The effect of anxiety symptoms on marijuana use was fully mediated by tension reduction expectancies. Implications for tension reduction as a possible component of treatment interventions are discussed.
The addition of contingency management (CM) to the menu of effective treatments for adolescent substance abuse has generated excitement in the research and treatment communities. CM interventions are based on extensive basic science and clinical research evidence demonstrating that drug use is sensitive to systematically applied consequences. This article provides (a) a review of basic CM principles, (b) implementation guidelines, (c) a review of the clinical CM research targeting adolescent substance abuse, and (d) a discussion of implementation successes and challenges. Although the research base for CM with adolescents is in its infancy, there are multiple reasons for high expectations.
contingency management; adolescent substance abuse; marijuana; parenting
This study sought to empirically derive marijuana user subtypes based on DSM abuse and dependence criteria and examine demographic and substance abuse distinctions of derived classes.
A community sample of 308 female marijuana users between the ages of 18-24 were recruited in the Southern New England region. Latent class analysis was used to derive subgroups based on DSM criteria. The use and demographic characteristics of classes were further analyzed using ANOVA and chi-square tests.
Based on fit criteria, a three class solution was selected. Class I (37%), an “unaffected/mild” group was characterized by very low endorsement rates of abuse and dependence criteria. This class was also found to have significantly lower rates of other substance use problems. Class II (41.6%) “moderate problem users” showed moderate endorsement rates of abuse and dependence criteria. Class III (21.4%) - “severe problem users” showed the greatest levels of abuse and dependence with 90% meeting DSM criteria for abuse and 100% meeting diagnostic criteria for marijuana dependence. Class III also showed the greatest levels of other substance use problems.
Three distinct marijuana abuse and dependence subtypes were derived using LCA. Findings may have implications for the development of more targeted treatment and prevention interventions for young women struggling with varying degrees of marijuana abuse and dependence.
Marijuana; Cannabis; Latent Class Analysis; Females; Young Adults; Substance Use
An initial efficacy test of an innovative behavioral outpatient treatment model for adolescents with problematic use of marijuana enrolled 69 adolescents, aged 14–18, and randomly assigned them to one of two treatment conditions. Both conditions received individualized Motivational Enhancement and Cognitive Behavioral Therapy (MET/CBT) and a twice-weekly drug-testing program. The experimental contingency management condition involved a clinic delivered, abstinence-based incentive program, and weekly behavioral parent training sessions that included a parent-delivered, abstinence-based, substance monitoring contract. The comparison condition included an attendance-based incentive program, and weekly psychoeducational parent sessions. Follow-up assessments were performed at 3, 6, 9 months post-treatment. The experimental condition showed greater marijuana abstinence during treatment, e.g., 7.6 vs. 5.1 continuous weeks and 50% vs. 18% achieved ≥ 10 weeks of abstinence. Improvements were found in parenting and youth psychopathology across treatment conditions, and improvements in negative parenting uniquely predicted post treatment abstinence. The outcomes observed in the experimental condition are consistent with adult substance dependence treatment literature, and suggest that integrating CM abstinence-based approaches with other empirically-based outpatient interventions provides an alternative and efficacious treatment model for adolescent substance abuse/dependence. Replication and continued development of more potent interventions remain needed to further advance the development of effective substance abuse treatments for adolescents.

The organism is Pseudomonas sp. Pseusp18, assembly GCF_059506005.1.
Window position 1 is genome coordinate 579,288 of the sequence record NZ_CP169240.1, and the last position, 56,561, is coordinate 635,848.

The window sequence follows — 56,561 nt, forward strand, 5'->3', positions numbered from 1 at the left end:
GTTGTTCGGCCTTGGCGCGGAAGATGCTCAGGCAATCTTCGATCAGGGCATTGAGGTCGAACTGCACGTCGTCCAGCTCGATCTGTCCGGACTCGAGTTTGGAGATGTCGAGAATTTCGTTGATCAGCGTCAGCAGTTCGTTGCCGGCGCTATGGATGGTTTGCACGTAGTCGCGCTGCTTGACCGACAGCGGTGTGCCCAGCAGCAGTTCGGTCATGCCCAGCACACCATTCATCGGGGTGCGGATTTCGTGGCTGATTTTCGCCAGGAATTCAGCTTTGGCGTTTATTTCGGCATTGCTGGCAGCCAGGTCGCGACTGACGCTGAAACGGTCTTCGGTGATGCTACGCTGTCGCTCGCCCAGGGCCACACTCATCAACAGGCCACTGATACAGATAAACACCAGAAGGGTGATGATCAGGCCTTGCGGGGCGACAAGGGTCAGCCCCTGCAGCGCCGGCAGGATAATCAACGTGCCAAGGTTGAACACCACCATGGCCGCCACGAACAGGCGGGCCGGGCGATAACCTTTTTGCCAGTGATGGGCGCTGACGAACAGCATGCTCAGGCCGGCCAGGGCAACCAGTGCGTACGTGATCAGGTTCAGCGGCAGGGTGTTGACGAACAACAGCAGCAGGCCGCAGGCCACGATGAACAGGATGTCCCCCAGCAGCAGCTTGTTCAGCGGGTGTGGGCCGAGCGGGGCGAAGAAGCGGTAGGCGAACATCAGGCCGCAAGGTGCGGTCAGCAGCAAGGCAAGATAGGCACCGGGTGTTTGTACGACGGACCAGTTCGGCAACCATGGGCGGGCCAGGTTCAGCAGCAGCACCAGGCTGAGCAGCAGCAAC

contingency management; adolescent; marijuana; cannabis; treatment
Daily marijuana smokers (n=19) who intended to quit or reduce in the next month on their own called a phone each night for 28 nights to report marijuana use and reported intentions to change at the end of each week. Outcomes did not differ between those who initially planned to reduce vs. quit in the next month. Participants averaged three attempts to reduce and one attempt to quit during the 28 days. Participants reduced on 11% and abstained on 14% of days. Most participants were successful in reducing or abstaining on half or more of the days they attempted; however, only four participants (21%) reduced ≥ 50% for ≥ 7 consecutive days and only two (10%) abstained for that long. Abstinence or reduction did not appear to change alcohol or caffeine use. We conclude a) initial intentions are poor predictors of outcomes, b) most users make multiple, short-lived attempts to change, c) reduction was as common as abstinence, d) many attempts to change are initially successful but few persist, and e) other drug use does not appear to worsen with marijuana reduction or abstinence.
cannabis; marijuana; cessation; natural history; substance use disorder
A valid cannabis withdrawal syndrome has been demonstrated in controlled studies with adult marijuana abusers, yet few published reports have examined cannabis withdrawal among adolescents. Adolescents presenting for outpatient substance abuse treatment, whose primary substance of abuse was cannabis, completed a questionnaire reporting the presence and severity of withdrawal symptoms during past periods of cannabis abstinence. Nearly two-thirds of the sample indicated that they had experienced four or more symptoms, and over one-third reported four or more symptoms that occurred at a moderate or greater severity. The magnitude of withdrawal severity was positively correlated with current emotional and behavioral symptoms and self-reported problems with cannabis use. These findings are consistent with previous studies, though the prevalence and magnitude of withdrawal symptoms were lower than that observed in a similar study with adult treatment seekers [Budney, A.J., Novy, P., Hughes, J.R., 1999. Marijuana withdrawal among adults seeking treatment for marijuana dependence. Addiction 94, 1311–1322]. Further research is needed to elucidate associations between cannabis withdrawal effects, the initiation of cessation attempts, and relapse.